And in our Gospel we have this same teaching as a warning. “Not everyone who says to Jesus, ‘Lord, Lord,’ will enter the kingdom of heaven, but the one who does the will of the Father who is in heaven” (Matthew 7:21). There are those who seem to be sheep of Christ’s flock but are in fact ravenous wolves who devour them, leading them astray for their own ends (v 15). We need to be aware of this both to make decisions about whom to trust, but also to avoid this hypocrisy in ourselves. How can we tell the good from the bad? By their deeds, by the fruit that grows on their tree (v 16–18). The way of life is the one which bears fruit in deeds of holiness and love, but the way of death bears bad fruit. These branches will, in the end, be pruned from the vine and burned (v 19).

The meaning of all this for us is to bear good fruit, to live in the Spirit, to love the Lord God and keeping the commandments. In short, “Be good!” But of course we know that we should be good. So what do our readings give us today which we did not already know? They invite us to consider right and wrong choices not as abstract obligations descending from heaven, letting us know what God likes and dislikes, but as ways of life which have consequences. It is for our own sake that we should choose the good and reject the evil, because we want life rather than death.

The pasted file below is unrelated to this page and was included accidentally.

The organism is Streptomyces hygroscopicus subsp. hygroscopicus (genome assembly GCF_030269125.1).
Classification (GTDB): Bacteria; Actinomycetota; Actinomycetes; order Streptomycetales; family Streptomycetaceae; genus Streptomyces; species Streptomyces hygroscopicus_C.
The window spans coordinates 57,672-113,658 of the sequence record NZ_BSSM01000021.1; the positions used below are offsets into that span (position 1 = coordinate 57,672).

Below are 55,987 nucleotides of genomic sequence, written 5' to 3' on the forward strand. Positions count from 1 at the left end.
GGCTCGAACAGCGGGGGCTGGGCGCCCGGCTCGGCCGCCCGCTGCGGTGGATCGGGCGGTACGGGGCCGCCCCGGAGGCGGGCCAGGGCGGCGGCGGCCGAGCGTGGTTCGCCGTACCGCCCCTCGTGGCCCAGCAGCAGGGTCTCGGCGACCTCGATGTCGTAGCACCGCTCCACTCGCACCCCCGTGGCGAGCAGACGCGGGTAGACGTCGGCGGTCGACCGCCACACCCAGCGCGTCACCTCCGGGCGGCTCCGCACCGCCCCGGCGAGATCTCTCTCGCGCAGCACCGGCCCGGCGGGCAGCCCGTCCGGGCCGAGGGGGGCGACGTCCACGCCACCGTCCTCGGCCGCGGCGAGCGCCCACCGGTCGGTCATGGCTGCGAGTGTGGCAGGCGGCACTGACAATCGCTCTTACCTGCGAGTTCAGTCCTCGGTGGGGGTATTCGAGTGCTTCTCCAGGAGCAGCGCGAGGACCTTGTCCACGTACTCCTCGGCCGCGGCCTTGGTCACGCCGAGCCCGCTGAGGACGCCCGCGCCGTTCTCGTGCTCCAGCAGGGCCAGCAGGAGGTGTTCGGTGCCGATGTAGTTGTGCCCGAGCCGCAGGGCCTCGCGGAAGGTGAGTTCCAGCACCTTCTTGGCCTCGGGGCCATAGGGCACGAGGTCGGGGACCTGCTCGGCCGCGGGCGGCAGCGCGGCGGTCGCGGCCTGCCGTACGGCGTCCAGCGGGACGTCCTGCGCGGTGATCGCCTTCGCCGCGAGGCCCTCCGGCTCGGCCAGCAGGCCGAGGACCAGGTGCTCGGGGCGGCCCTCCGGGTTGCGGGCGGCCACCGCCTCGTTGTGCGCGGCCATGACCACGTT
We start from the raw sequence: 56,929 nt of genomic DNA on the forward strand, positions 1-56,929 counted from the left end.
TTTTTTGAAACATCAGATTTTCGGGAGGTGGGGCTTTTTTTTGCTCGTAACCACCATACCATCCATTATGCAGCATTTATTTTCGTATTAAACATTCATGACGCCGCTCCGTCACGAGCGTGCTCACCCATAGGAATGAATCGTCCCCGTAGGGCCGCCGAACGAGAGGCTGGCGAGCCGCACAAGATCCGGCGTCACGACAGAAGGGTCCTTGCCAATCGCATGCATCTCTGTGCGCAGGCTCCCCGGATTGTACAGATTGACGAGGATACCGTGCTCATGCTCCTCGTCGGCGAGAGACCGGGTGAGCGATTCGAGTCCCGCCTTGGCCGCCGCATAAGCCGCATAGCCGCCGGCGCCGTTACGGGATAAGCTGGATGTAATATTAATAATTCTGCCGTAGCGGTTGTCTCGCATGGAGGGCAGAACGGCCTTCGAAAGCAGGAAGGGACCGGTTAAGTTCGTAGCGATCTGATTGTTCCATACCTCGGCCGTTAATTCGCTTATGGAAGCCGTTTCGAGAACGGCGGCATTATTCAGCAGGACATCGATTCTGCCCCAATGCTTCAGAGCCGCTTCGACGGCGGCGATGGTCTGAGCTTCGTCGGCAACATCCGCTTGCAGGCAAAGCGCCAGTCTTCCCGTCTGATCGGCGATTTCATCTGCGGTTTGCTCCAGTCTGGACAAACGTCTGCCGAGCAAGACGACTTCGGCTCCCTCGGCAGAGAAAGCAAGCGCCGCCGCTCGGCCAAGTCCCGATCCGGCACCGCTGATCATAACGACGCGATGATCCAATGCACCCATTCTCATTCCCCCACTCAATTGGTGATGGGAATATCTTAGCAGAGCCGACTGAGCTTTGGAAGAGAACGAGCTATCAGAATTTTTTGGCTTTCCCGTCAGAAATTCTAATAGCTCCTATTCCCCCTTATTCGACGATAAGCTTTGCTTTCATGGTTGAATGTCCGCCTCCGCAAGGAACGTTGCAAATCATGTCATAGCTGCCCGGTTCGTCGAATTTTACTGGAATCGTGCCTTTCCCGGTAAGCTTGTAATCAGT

This is the spirit behind one of my favourite passages in the psalms, which we read just last week: “Who among you loves life and desires long life to enjoy prosperity? Keep your tongue from evil-speaking and your lips from lying words. Turn from evil and do good; seek peace and pursue it” (Psalm 34:12–14). Life and flourishing, the whole of blessedness, consists in an having a simple and honest heart which seeks peace and forsakes evil. We forsake evil things not because God dislikes them, but because they kill us.

The key to making the choice for the blessing over the curse is to hear, consider, and believe what God tells us. He doesn’t leave it up to chance: he teaches in his word what leads to life and what leads to death. It is on us to believe and obey. It involves our reason, by which we understand what the consequences of our actions are, and our will, by which we follow through on what we understand to be right. And we must understand how different this is from the way most people act most of the time. We act on impulse, immediate feeling, instead of on careful, reasonable reflection and consistent follow-through.

If obedience is up to us, there is also divine help. We pray: we pray that God would put away hurtful things from us, and give us good things. But, more than that, God “spreads a table before us in the presence of those who trouble us” (Psalm 23:5). He invites us into blessedness. He has prepared a seat for us at the banquet of the kingdom, where he will set before us rich food, even the very flesh of the Lamb of God slain before the world was made. Choosing blessing, goodness, and life starts by choosing the good things offered here, at this altar.